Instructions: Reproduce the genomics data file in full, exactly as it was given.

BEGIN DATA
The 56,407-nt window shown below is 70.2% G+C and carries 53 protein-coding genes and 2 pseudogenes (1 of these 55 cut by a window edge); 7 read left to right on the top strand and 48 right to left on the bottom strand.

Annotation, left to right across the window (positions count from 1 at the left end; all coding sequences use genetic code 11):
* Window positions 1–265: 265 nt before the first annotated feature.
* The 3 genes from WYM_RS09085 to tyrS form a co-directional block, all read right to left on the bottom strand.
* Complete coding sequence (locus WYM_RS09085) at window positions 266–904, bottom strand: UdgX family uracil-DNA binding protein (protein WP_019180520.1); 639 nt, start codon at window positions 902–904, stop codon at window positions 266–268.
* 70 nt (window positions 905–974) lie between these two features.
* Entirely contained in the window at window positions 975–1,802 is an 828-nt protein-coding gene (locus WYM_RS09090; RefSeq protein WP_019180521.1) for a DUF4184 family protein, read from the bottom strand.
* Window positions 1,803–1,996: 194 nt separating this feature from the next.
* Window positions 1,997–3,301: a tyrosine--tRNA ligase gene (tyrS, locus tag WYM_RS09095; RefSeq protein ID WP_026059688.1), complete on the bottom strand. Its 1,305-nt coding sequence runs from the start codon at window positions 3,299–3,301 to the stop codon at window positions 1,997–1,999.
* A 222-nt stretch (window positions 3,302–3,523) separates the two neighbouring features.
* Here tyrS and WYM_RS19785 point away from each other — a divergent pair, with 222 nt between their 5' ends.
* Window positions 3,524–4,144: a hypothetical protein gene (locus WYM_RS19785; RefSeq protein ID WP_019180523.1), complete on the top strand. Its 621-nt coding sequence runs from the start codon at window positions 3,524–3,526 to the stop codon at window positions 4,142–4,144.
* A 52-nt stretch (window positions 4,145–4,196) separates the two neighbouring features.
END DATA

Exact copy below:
The 56,407-nt window shown below is 70.2% G+C and carries 53 protein-coding genes and 2 pseudogenes (1 of these 55 cut by a window edge); 7 read left to right on the top strand and 48 right to left on the bottom strand.

Annotation, left to right across the window (positions count from 1 at the left end; all coding sequences use genetic code 11):
* Window positions 1–265: 265 nt before the first annotated feature.
* The 3 genes from WYM_RS09085 to tyrS form a co-directional block, all read right to left on the bottom strand.
* Complete coding sequence (locus WYM_RS09085) at window positions 266–904, bottom strand: UdgX family uracil-DNA binding protein (protein WP_019180520.1); 639 nt, start codon at window positions 902–904, stop codon at window positions 266–268.
* 70 nt (window positions 905–974) lie between these two features.
* Entirely contained in the window at window positions 975–1,802 is an 828-nt protein-coding gene (locus WYM_RS09090; RefSeq protein WP_019180521.1) for a DUF4184 family protein, read from the bottom strand.
* Window positions 1,803–1,996: 194 nt separating this feature from the next.
* Window positions 1,997–3,301: a tyrosine--tRNA ligase gene (tyrS, locus tag WYM_RS09095; RefSeq protein ID WP_026059688.1), complete on the bottom strand. Its 1,305-nt coding sequence runs from the start codon at window positions 3,299–3,301 to the stop codon at window positions 1,997–1,999.
* A 222-nt stretch (window positions 3,302–3,523) separates the two neighbouring features.
* Here tyrS and WYM_RS19785 point away from each other — a divergent pair, with 222 nt between their 5' ends.
* Window positions 3,524–4,144: a hypothetical protein gene (locus WYM_RS19785; RefSeq protein ID WP_019180523.1), complete on the top strand. Its 621-nt coding sequence runs from the start codon at window positions 3,524–3,526 to the stop codon at window positions 4,142–4,144.
* A 52-nt stretch (window positions 4,145–4,196) separates the two neighbouring features.